A MARINE archaeologist claims to have found the debris from the missing Malaysia Airlines plane more than 3,000 miles from the site of the multi-national search operation.
North Yorkshire-based National Maritime Museum researcher Tim Akers said he had been stunned when he spotted parts of a jet aeroplane on NASA satellite images taken in the South China Sea two days after flight MH370 went missing.
An extensive search operation has not found the remnants of the Boeing 777, which disappeared on March 8.
The 56-year-old former Coldstream Guard said the high-definition images showed parts of an aeroplane’s tail and wings in the sea near an oil rig off the Vietnam coast, just 1,000 miles from where the plane took off.
By combining images from different parts of the light spectrum with software he has developed, Mr Akers is able to look up to 10,000ft under the sea.
Mr Akers, of Harrogate, a director of the Underwater Heritage Trust, said the colours visible on the debris matched the red and blue curved stripe on the Malaysian plane and that on some images plane windows are visible.
He said: “It is definitely a jet aircraft because we have matched up the parts to an aircraft construction sheet.
“You can almost see the seats underwater. There's no question it could be anything else, because aircraft parts are very distinctive.”
He said the debris was pictured near to an oil rig where workers had reported seeing a plane burning at altitude, and had been astonished there had been no detailed search of the area.
He has seen and email written by New Zealander Mike McKay, who was on the oil rig on the day the plane went went missing, reporting the sighting to the Malaysian authorities.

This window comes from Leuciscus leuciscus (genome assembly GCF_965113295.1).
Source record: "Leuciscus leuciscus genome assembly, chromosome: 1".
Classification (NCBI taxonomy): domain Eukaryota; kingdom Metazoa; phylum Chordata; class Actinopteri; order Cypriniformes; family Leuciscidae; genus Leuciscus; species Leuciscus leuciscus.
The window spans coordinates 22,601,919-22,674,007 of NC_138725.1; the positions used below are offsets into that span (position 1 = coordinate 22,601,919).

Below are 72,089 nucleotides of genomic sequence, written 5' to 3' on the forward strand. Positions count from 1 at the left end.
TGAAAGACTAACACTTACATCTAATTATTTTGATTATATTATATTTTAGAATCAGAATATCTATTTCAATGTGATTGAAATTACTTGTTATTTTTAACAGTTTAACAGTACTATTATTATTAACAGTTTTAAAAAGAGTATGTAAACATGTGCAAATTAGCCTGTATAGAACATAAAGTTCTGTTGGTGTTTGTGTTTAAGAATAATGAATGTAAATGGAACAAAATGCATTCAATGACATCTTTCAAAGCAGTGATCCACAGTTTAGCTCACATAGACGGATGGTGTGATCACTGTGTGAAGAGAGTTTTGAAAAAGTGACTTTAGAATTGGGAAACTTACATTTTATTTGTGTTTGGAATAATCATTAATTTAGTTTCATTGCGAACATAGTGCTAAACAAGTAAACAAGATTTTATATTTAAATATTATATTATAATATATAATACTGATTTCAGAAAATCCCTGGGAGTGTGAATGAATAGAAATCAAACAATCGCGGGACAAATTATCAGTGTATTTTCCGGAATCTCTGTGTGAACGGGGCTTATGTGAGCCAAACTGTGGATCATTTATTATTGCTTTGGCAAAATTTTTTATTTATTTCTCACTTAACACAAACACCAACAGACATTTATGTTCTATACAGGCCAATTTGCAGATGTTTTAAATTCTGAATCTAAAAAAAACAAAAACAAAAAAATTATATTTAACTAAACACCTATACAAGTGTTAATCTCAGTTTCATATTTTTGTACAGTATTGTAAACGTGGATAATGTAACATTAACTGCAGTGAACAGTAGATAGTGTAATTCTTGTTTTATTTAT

Mr Akers said his findings had been backed up by a former US pilot, who claims to have found other wreckage from the flight off the coast of Thailand.
He said he had reported his findings to the Government and the Air Accident Investigation Branch and published reports on merlindownscience.co.uk and australias-titanic.com
He said: 'Having seen the oil rig worker's report of the crash and NASA's satelite images of the area it would seem strange the Malaysian authorities have dismissed the area out of hand.”
Mr Akers said the most likely reason for the plane’s disappearance was that there had been a fault with the plane and that he believed the 4,000ft deep seabed near the oil rig would be littered with debris.
Australian technology firm GeoResonance this week claimed it had found plane wreckage in the Bay of Bengal, but the Joint Agency Coordination Centre managing the search for the missing plane said it believed flight MH370 came down in the southern Indian Ocean, off Australia.